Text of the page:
Kathy Oubre: Witnessing Growing Cancer Survivorship Is a Privilege

In this preview interview for this year’s virtual 2020 Community Oncology Conference, The American Journal of Managed Care® speaks with Kathy Oubre, MS, chief operating officer of Pontchartrain Cancer Center in Louisiana, on why it is her privilege to work with patients who have cancer, as well as her thoughts on telehealth after the pandemic and why being in a hurricane-prone area necessitates healthcare that is flexible.

The 2020 Community Oncology Conference, hosted by the Community Oncology Alliance (COA), will take place virtually on April 23 and 24. The American Journal of Managed Care® (AJMC®) recently spoke with Kathy Oubre, MS, chief operating officer (COO) of Pontchartrainn Cancer Center (PCC) in Louisiana, who will be a panel member on “Top Community Oncology Issues Now & Looking Ahead” and “Improving Practice Workflows & Prior Authorization With Robotic Process Automation.”

Click here to register for the virtual conference.

AJMC®: What will you be discussing at COA's 2020 virtual conference?

Oubre: At this year's Community Oncology Alliance conference, I will be participating with other panelists to discuss top community oncology trends and issues, as well as improving practice workflows and prior authorizations through artificial intelligence.

AJMC®: Why should individuals register for the conference?

Oubre: Whether virtual or in person, the annual Community Oncology Alliance conference is always a place for us to share ideas for improving patient care, discuss the unique challenges that we face, and ultimately advocate for community oncology.

AJMC®: What do you see as the top oncology issues in light of the current COVID-19 atmosphere?

Oubre: So, at Pontchartrain Cancer Center, we definitely took advantage of that CMS 1135 waiver for implementing telehealth within our practice. Telehealth now accounts for over 50% of our E&M [evaluation and management] visits within the organization. It also allowed us to provide a more systemic approach to caring for our patients and minimizing the risk of exposure for our staff as well as our patients.

AJMC®: You have been COO of Ponchartrain for close to 15 years. During that time, what have been the top developments in advancing survivorship care planning?

Oubre: Community oncology's understanding and knowledge of cancer continues to deepen. We recognize a greater awareness for the diversity as well as the growing needs of our cancer survivors. Originally 15 years ago, when you started talking about survivorship care, you really looked at it as starting that at the completion of therapy, and over the past several years, there's been that growing trend to begin those conversations at the beginning, and often even before the initiation, of therapy, because really you're a survivor from the day you find out you receive a cancer diagnosis.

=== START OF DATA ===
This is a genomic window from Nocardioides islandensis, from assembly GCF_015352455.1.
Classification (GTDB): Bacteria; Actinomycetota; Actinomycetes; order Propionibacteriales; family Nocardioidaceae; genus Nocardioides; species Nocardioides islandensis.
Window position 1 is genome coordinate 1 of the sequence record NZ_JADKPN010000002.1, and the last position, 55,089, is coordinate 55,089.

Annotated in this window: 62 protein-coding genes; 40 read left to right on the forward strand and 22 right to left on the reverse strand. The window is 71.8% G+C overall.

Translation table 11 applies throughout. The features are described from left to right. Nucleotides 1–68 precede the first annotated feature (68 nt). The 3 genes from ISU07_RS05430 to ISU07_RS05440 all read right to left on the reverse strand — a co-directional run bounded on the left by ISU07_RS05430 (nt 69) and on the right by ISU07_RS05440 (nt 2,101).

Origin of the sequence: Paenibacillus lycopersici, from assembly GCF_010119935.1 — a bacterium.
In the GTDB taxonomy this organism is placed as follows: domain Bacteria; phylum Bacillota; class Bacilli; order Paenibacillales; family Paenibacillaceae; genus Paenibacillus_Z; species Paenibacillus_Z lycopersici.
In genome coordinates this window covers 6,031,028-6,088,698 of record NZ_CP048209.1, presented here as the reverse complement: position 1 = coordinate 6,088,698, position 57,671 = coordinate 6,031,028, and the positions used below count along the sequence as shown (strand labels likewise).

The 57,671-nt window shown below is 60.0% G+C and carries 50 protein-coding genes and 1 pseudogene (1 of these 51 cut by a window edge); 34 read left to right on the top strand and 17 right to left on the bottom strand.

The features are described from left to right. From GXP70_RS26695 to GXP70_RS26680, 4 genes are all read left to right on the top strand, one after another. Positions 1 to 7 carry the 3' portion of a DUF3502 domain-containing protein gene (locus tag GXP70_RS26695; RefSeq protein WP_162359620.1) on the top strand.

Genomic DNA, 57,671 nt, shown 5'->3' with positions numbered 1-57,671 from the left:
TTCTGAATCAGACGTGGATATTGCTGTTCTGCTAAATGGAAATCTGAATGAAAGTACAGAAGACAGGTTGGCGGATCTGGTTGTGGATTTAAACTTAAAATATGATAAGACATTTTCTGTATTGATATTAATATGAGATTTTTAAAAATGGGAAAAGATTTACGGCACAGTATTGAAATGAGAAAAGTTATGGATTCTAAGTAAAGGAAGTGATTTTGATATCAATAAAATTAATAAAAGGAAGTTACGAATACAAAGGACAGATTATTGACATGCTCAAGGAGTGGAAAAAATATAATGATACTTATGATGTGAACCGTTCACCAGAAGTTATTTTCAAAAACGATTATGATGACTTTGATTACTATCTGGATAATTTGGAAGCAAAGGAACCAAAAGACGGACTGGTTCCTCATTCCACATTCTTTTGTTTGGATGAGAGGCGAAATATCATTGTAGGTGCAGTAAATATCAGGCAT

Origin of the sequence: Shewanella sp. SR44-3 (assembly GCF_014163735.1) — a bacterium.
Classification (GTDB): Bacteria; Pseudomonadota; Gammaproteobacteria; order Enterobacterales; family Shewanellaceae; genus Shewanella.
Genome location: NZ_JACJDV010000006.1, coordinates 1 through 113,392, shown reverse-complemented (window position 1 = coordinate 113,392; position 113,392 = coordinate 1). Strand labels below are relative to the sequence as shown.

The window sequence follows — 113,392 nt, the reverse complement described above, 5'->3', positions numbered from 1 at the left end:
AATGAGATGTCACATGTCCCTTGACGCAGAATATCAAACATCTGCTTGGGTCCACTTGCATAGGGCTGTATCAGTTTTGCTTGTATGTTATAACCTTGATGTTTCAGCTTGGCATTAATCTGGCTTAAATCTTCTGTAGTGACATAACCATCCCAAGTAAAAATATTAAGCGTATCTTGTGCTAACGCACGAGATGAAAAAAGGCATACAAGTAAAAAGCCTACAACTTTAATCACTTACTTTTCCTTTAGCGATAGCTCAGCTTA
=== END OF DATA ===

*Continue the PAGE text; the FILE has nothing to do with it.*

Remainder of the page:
Also, survivorship care planning traditionally focused on treating patients with curative intent. But now with the advances in cancer diagnosis, treatment, and therapeutics, specifically immunotherapy, we see a much larger growing population of patients with advanced disease who are living long after their cancer has stabilized. So those advances now create a greater need to expand our survivorship resources to evolve as information emerges on the need for long-term screening, surveillance, symptom management, and supportive care needs of those survivors.

AJMC®: Your second session is on robotic process automation. Please tell us what exactly that is.

Oubre: So robotic process automation, or RPA, is a set of technologies used to automate otherwise manual work processes. What it does is it pulls basic patient information demographics, labs, and scan results from several places, such as your EMR [electronic medical record] and your practice management system, and it loads them into a single interface, which allows us to submit and track prior authorizations across multiple payers.

AJMC®: And you have such a system at PCC right now?

Oubre: We do. We went live about a week and a half ago. And we've already seen a decrease in hands-on time needed by our staff, which has really come at a great time as we're in the middle of this COVID crisis. It allows our employees to now focus on higher-level tasks. And it's also been one of those "A-HA!" moments for us because we are in COVID right now, but we also are in a hurricane-prone area. So one of those things that we've learned is that healthcare has to be able to turn on a dime and keep moving. We can't just throw up our hands and stop working because of COVID, because of a hurricane, so automating these processes and having them in more of an electronic database allows us to work from anywhere.